Treatment- Stretching exercises. Exercises that stretch out the calf muscles help ease pain and assist with recovery. Avoid going barefoot. When you walk without shoes, you put undue strain and stress on your plantar fascia. Ice. Putting an ice pack on your heel for 10 minutes several times a day helps reduce inflammation. Limit activities. Cut down on extended physical activities to give your heel a rest. Shoe modifications. Wearing supportive shoes that have good arch support and a slightly raised heel reduces stress on the plantar fascia. Your shoes should provide a comfortable environment for the foot. Lose weight. Extra pounds put extra stress on your plantar fascia. Padding and strapping. Placing pads in the shoe softens the impact of walking. Strapping helps support the foot and reduce strain on the fascia. Orthotic devices. Custom orthotic devices that fit into your shoe help correct the underlying structural abnormalities causing the plantar fasciitis. Injection therapy. In some cases, corticosteroid injections are used to help reduce the inflammation and relieve pain. Removable walking cast. A removable walking cast may be used to keep your foot immobile for a few weeks to allow it to rest and heal. Night splint. Wearing a night splint allows you to maintain an extended stretch of the plantar fascia while sleeping. This may help reduce the morning pain.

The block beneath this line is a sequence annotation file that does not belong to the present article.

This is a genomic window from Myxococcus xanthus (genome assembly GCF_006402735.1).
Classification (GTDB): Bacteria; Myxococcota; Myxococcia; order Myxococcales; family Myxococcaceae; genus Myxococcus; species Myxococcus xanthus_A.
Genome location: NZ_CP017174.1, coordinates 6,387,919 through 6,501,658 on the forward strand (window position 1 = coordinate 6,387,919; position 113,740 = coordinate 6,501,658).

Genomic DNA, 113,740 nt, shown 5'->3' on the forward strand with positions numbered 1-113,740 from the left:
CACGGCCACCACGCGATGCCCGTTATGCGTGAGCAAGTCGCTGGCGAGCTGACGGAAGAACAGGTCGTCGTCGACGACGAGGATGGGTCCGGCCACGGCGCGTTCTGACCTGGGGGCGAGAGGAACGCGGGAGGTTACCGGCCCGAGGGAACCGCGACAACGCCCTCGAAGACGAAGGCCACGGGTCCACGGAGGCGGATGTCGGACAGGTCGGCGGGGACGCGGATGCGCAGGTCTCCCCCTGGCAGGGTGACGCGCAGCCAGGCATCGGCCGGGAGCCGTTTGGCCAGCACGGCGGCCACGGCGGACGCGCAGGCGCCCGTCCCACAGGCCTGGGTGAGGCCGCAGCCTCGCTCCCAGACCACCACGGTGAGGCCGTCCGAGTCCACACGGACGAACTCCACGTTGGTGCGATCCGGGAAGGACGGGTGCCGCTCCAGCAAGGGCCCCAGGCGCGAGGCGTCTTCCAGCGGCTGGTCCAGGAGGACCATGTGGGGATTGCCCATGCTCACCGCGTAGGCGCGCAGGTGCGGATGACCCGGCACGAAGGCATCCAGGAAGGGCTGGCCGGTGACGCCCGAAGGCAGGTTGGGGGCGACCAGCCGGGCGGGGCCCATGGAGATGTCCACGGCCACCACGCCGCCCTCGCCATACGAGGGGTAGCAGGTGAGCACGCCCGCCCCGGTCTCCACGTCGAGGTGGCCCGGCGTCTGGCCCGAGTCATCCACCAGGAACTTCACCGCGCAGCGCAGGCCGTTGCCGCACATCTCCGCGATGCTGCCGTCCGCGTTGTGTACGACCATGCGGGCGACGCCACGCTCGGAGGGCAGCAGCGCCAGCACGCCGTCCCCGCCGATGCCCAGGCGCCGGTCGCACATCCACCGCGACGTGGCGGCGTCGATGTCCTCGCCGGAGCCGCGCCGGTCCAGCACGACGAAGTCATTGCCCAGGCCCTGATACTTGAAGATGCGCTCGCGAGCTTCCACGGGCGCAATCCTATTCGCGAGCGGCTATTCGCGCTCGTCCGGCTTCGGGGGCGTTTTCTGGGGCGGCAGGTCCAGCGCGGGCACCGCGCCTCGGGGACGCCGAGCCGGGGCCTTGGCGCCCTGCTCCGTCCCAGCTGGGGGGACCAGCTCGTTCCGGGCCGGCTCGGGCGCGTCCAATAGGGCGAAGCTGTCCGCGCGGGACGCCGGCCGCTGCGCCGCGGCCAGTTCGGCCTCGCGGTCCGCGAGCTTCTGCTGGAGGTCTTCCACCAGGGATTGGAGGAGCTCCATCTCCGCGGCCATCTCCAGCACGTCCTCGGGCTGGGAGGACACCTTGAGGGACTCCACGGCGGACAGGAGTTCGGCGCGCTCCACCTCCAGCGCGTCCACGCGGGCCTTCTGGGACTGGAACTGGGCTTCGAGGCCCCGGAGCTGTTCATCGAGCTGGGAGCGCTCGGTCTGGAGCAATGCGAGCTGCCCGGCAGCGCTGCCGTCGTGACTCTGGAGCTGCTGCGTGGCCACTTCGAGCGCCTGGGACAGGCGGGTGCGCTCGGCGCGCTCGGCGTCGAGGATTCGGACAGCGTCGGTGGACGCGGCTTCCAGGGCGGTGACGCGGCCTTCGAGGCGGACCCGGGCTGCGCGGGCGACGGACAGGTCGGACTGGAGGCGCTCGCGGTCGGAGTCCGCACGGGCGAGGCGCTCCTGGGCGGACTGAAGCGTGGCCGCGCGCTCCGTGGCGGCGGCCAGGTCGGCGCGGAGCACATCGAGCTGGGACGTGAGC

Plantar Warts- A wart is a small growth on the skin that develops when the skin is infected by a virus. Warts can develop anywhere on the foot, but typically they appear on the bottom (plantar side) of the foot. A solitary wart is a single wart. It often increases in size and may eventually multiply, forming additional satellite” warts. Mosaic warts are a cluster of several small warts growing closely together in one area. Mosaic warts are more difficult to treat than solitary warts.